Waco police shot and killed suspected drug dealer Kerry Bradley, 37, on Aug. 1 after trying to execute a search warrant on Bradley’s SUV near North 24th Street and Olive Avenue. Police accused Bradley of selling heroin earlier that morning.
When they approached his car to serve the warrant, Bradley reportedly accelerated toward Waco SWAT officer William Graeber, striking him and running the officer over. Fellow officers fired shots at Bradley, striking him six times and killing him. Officers were able to lift the SUV off Graeber and administer first aid.
Graeber survived the encounter and continues to recover at home. Police closed the case when a grand jury in September found no probable cause to charge officers in the death of Bradley, ruling Bradley’s death a “justified homicide.”
Anthony D. Rivera
Anthony Rivera, 19, was shot and killed in the 2300 block of Park Avenue on Oct. 29. A second shooting occurred near 26th Street and Dutton Avenue while police were investigating the first incident.
A second man suffered non-life-threatening injuries at the second shooting. Officers said both shootings may be connected, but no arrests have been made.
The investigation is ongoing.
The last reported homicide of 2017 was the shooting death of Brian Robinson, 34, of Waco, after an argument erupted between two groups of men in East Waco on Dec. 14.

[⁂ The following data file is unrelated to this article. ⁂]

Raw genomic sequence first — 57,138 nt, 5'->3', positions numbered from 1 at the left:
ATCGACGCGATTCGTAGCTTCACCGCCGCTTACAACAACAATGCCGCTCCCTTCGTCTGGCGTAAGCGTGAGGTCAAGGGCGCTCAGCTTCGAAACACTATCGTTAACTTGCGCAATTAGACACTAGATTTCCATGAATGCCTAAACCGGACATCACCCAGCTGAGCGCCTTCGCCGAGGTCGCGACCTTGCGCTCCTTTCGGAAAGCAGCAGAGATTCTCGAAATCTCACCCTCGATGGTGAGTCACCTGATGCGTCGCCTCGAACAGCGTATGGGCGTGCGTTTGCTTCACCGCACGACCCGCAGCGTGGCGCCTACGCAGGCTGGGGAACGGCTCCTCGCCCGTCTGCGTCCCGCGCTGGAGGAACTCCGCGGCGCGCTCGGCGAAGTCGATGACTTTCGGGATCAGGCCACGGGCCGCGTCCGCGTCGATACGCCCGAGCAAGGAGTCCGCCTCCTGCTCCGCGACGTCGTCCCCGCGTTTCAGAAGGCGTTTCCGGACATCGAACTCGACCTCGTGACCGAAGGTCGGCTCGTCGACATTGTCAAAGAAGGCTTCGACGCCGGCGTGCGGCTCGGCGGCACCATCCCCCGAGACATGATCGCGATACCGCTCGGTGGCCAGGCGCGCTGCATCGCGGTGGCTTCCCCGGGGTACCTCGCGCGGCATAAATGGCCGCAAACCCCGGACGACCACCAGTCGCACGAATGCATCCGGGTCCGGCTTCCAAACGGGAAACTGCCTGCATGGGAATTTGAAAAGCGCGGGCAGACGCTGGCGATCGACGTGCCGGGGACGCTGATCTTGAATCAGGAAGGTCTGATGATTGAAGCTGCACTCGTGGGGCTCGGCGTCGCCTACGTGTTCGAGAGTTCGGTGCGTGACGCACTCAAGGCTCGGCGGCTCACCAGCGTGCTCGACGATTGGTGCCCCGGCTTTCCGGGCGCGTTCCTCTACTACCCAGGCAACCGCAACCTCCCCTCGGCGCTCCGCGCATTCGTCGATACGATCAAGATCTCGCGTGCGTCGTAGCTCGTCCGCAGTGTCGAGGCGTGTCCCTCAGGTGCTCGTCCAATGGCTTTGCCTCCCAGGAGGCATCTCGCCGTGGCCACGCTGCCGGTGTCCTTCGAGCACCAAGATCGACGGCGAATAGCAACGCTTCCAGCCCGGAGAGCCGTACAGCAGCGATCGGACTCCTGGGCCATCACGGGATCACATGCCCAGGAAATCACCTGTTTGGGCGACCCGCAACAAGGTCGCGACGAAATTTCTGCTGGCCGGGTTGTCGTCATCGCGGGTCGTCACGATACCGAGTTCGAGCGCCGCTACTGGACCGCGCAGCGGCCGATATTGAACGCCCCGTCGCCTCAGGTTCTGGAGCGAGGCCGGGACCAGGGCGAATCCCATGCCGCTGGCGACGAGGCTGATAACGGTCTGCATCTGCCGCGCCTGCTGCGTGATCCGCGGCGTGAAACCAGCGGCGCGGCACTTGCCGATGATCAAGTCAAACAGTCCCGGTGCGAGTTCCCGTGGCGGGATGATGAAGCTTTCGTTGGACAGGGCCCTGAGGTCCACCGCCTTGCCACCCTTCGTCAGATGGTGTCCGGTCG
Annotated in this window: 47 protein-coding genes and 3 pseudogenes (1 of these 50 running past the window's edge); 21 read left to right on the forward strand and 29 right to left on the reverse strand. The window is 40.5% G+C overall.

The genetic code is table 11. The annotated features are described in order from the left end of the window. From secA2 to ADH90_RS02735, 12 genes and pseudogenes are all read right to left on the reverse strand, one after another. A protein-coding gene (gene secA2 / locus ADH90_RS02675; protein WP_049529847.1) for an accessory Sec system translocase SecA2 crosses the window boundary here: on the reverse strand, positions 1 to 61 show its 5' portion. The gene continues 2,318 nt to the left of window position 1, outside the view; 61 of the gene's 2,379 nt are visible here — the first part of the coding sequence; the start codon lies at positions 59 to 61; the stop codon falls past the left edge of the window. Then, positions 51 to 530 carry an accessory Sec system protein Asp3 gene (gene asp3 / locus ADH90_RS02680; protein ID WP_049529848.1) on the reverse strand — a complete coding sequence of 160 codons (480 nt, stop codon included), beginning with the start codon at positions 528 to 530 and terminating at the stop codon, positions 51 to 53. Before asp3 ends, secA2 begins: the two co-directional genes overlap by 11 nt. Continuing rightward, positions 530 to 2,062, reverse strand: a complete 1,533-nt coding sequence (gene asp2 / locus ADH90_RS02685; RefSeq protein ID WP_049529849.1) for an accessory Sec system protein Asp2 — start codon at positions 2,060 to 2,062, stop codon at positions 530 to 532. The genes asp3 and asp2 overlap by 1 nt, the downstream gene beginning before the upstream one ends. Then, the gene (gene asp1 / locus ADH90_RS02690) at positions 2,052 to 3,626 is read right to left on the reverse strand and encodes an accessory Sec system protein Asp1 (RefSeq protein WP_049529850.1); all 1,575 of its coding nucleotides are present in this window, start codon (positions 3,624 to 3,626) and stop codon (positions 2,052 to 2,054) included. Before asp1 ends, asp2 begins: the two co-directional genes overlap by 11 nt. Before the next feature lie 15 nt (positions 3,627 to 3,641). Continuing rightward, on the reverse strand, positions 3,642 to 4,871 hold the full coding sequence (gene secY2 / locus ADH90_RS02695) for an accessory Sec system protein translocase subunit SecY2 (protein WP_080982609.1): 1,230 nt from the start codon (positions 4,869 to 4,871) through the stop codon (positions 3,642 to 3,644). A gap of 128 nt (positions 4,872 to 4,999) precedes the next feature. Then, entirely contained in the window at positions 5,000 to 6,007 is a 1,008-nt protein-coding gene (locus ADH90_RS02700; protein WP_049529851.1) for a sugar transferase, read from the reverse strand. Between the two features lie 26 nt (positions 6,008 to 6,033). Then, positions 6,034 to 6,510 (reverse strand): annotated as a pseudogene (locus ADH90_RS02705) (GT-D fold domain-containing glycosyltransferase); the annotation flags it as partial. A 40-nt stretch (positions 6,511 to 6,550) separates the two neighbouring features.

Police were called to the 800 block of Harlem Avenue upon reports of gunfire in the neighborhood. Officers said at least three vehicles in the neighborhood were struck by gunfire before police found Robinson lying dead in a yard in the area.
No arrests have been made and the investigation remains ongoing, police said.
According to Waco police crime statistics, officers investigated 163 robbery reports, 2,063 assault reports, 187 sexual assault reports and 35 reports of stolen vehicles in 2016.
In comparison, from Jan. 1 to mid-December of this year, Waco police took reports of 147 robberies, 2,032 assaults, 183 sexual assaults and 45 stolen vehicles.
Outside of Waco, three other McLennan County residents were victims of homicide.
Bruceville-Eddy police investigated the shooting death of Monica Tharpe, 31, who died at her home near Woodlawn Road and Interstate 35 on May 20. Authorities surrounded the home after reports of gunfire before officers forced their way into the home and found Tharpe’s husband, Kevin Tharpe, 41, dead from a self-inflicted gunshot wound.
McLennan County Sheriff’s Office detectives investigated a double homicide this year in the deaths of Valarie Martinez, 24, and her young daughter, Azariah, 1. Martinez allegedly agreed to meet Azariah’s father, Christopher Paul Weiss, 26, of Temple, at Tradinghouse Lake on Nov. 4 before he allegedly shot and killed Martinez and her daughter.
Weiss, who reportedly had a sexual relationship with Martinez while he was married, was arrested in Temple two days after the bodies of the mother and her daughter were found. McLennan County Sheriff Parnell McNamara called the killings “cold-blooded” and said the deaths were “truly heart-breaking.”
Authorities arrested Weiss on a charge of capital murder. He remains in McLennan County Jail with a bond listed at $1 million, but he has yet to be indicted on the charge.